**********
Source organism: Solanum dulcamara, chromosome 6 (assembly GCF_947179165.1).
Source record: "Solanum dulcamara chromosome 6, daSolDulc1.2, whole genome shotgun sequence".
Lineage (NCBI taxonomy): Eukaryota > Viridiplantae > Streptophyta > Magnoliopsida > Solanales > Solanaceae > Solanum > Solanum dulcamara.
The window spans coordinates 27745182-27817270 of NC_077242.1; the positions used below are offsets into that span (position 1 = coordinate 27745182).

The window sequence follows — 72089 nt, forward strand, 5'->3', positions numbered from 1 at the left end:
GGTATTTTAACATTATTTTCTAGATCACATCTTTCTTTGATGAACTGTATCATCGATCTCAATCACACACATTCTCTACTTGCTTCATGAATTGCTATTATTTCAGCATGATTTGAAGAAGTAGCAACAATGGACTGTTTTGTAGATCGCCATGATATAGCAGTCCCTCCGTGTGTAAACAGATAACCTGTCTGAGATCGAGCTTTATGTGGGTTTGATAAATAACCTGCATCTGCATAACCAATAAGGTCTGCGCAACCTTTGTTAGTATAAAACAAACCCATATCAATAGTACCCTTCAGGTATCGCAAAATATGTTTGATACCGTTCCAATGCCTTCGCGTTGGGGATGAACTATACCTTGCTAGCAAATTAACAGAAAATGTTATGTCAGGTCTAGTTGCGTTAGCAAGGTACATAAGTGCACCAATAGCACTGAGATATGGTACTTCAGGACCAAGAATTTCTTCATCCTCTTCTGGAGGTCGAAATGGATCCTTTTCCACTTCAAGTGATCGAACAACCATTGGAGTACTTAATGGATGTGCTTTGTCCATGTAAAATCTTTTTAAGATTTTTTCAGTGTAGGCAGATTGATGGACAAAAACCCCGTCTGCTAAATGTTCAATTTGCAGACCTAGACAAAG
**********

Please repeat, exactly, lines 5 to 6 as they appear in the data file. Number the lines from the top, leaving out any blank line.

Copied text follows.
The window sequence follows — 72089 nt, forward strand, 5'->3', positions numbered from 1 at the left end:
GGTATTTTAACATTATTTTCTAGATCACATCTTTCTTTGATGAACTGTATCATCGATCTCAATCACACACATTCTCTACTTGCTTCATGAATTGCTATTATTTCAGCATGATTTGAAGAAGTAGCAACAATGGACTGTTTTGTAGATCGCCATGATATAGCAGTCCCTCCGTGTGTAAACAGATAACCTGTCTGAGATCGAGCTTTATGTGGGTTTGATAAATAACCTGCATCTGCATAACCAATAAGGTCTGCGCAACCTTTGTTAGTATAAAACAAACCCATATCAATAGTACCCTTCAGGTATCGCAAAATATGTTTGATACCGTTCCAATGCCTTCGCGTTGGGGATGAACTATACCTTGCTAGCAAATTAACAGAAAATGTTATGTCAGGTCTAGTTGCGTTAGCAAGGTACATAAGTGCACCAATAGCACTGAGATATGGTACTTCAGGACCAAGAATTTCTTCATCCTCTTCTGGAGGTCGAAATGGATCCTTTTCCACTTCAAGTGATCGAACAACCATTGGAGTACTTAATGGATGTGCTTTGTCCATGTAAAATCTTTTTAAGATTTTTTCAGTGTAGGCAGATTGATGGACAAAAACCCCGTCTGCTAAATGTTCAATTTGCAGACCTAGACAAAG